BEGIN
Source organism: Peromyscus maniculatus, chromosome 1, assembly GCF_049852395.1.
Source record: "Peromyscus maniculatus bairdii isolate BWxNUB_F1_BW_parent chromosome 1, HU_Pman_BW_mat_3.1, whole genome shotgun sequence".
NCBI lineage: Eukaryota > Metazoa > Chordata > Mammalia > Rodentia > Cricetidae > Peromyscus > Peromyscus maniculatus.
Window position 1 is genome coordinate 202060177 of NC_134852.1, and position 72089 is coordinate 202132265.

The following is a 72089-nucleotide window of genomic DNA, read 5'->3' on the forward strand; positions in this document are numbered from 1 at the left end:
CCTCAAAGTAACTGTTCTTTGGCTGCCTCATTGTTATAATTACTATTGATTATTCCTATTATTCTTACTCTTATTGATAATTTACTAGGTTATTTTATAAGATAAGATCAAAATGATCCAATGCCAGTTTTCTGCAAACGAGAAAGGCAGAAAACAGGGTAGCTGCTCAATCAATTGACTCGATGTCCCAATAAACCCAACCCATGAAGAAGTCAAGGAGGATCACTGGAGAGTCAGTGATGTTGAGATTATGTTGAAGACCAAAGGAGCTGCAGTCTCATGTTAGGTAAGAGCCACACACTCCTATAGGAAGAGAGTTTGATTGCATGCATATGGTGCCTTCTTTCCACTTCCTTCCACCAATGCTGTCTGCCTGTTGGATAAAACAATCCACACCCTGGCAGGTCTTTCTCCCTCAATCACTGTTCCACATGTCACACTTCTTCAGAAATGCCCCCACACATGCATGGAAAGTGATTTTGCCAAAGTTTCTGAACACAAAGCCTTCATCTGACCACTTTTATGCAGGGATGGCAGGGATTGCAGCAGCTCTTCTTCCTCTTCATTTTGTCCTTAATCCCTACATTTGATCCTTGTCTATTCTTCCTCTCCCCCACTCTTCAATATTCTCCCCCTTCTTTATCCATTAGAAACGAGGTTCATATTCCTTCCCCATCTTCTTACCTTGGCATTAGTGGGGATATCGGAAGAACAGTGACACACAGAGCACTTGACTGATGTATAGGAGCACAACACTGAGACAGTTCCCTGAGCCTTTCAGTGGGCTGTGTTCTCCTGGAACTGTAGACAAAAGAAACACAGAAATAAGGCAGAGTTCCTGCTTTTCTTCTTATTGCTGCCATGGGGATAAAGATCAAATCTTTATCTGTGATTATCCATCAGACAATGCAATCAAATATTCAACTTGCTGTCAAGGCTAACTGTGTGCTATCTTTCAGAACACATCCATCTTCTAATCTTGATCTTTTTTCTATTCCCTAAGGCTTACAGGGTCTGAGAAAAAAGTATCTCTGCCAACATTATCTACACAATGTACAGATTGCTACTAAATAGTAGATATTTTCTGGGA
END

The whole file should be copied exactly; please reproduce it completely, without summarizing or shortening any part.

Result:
Source organism: Peromyscus maniculatus, chromosome 1, assembly GCF_049852395.1.
Source record: "Peromyscus maniculatus bairdii isolate BWxNUB_F1_BW_parent chromosome 1, HU_Pman_BW_mat_3.1, whole genome shotgun sequence".
NCBI lineage: Eukaryota > Metazoa > Chordata > Mammalia > Rodentia > Cricetidae > Peromyscus > Peromyscus maniculatus.
Window position 1 is genome coordinate 202060177 of NC_134852.1, and position 72089 is coordinate 202132265.

The following is a 72089-nucleotide window of genomic DNA, read 5'->3' on the forward strand; positions in this document are numbered from 1 at the left end:
CCTCAAAGTAACTGTTCTTTGGCTGCCTCATTGTTATAATTACTATTGATTATTCCTATTATTCTTACTCTTATTGATAATTTACTAGGTTATTTTATAAGATAAGATCAAAATGATCCAATGCCAGTTTTCTGCAAACGAGAAAGGCAGAAAACAGGGTAGCTGCTCAATCAATTGACTCGATGTCCCAATAAACCCAACCCATGAAGAAGTCAAGGAGGATCACTGGAGAGTCAGTGATGTTGAGATTATGTTGAAGACCAAAGGAGCTGCAGTCTCATGTTAGGTAAGAGCCACACACTCCTATAGGAAGAGAGTTTGATTGCATGCATATGGTGCCTTCTTTCCACTTCCTTCCACCAATGCTGTCTGCCTGTTGGATAAAACAATCCACACCCTGGCAGGTCTTTCTCCCTCAATCACTGTTCCACATGTCACACTTCTTCAGAAATGCCCCCACACATGCATGGAAAGTGATTTTGCCAAAGTTTCTGAACACAAAGCCTTCATCTGACCACTTTTATGCAGGGATGGCAGGGATTGCAGCAGCTCTTCTTCCTCTTCATTTTGTCCTTAATCCCTACATTTGATCCTTGTCTATTCTTCCTCTCCCCCACTCTTCAATATTCTCCCCCTTCTTTATCCATTAGAAACGAGGTTCATATTCCTTCCCCATCTTCTTACCTTGGCATTAGTGGGGATATCGGAAGAACAGTGACACACAGAGCACTTGACTGATGTATAGGAGCACAACACTGAGACAGTTCCCTGAGCCTTTCAGTGGGCTGTGTTCTCCTGGAACTGTAGACAAAAGAAACACAGAAATAAGGCAGAGTTCCTGCTTTTCTTCTTATTGCTGCCATGGGGATAAAGATCAAATCTTTATCTGTGATTATCCATCAGACAATGCAATCAAATATTCAACTTGCTGTCAAGGCTAACTGTGTGCTATCTTTCAGAACACATCCATCTTCTAATCTTGATCTTTTTTCTATTCCCTAAGGCTTACAGGGTCTGAGAAAAAAGTATCTCTGCCAACATTATCTACACAATGTACAGATTGCTACTAAATAGTAGATATTTTCTGGGA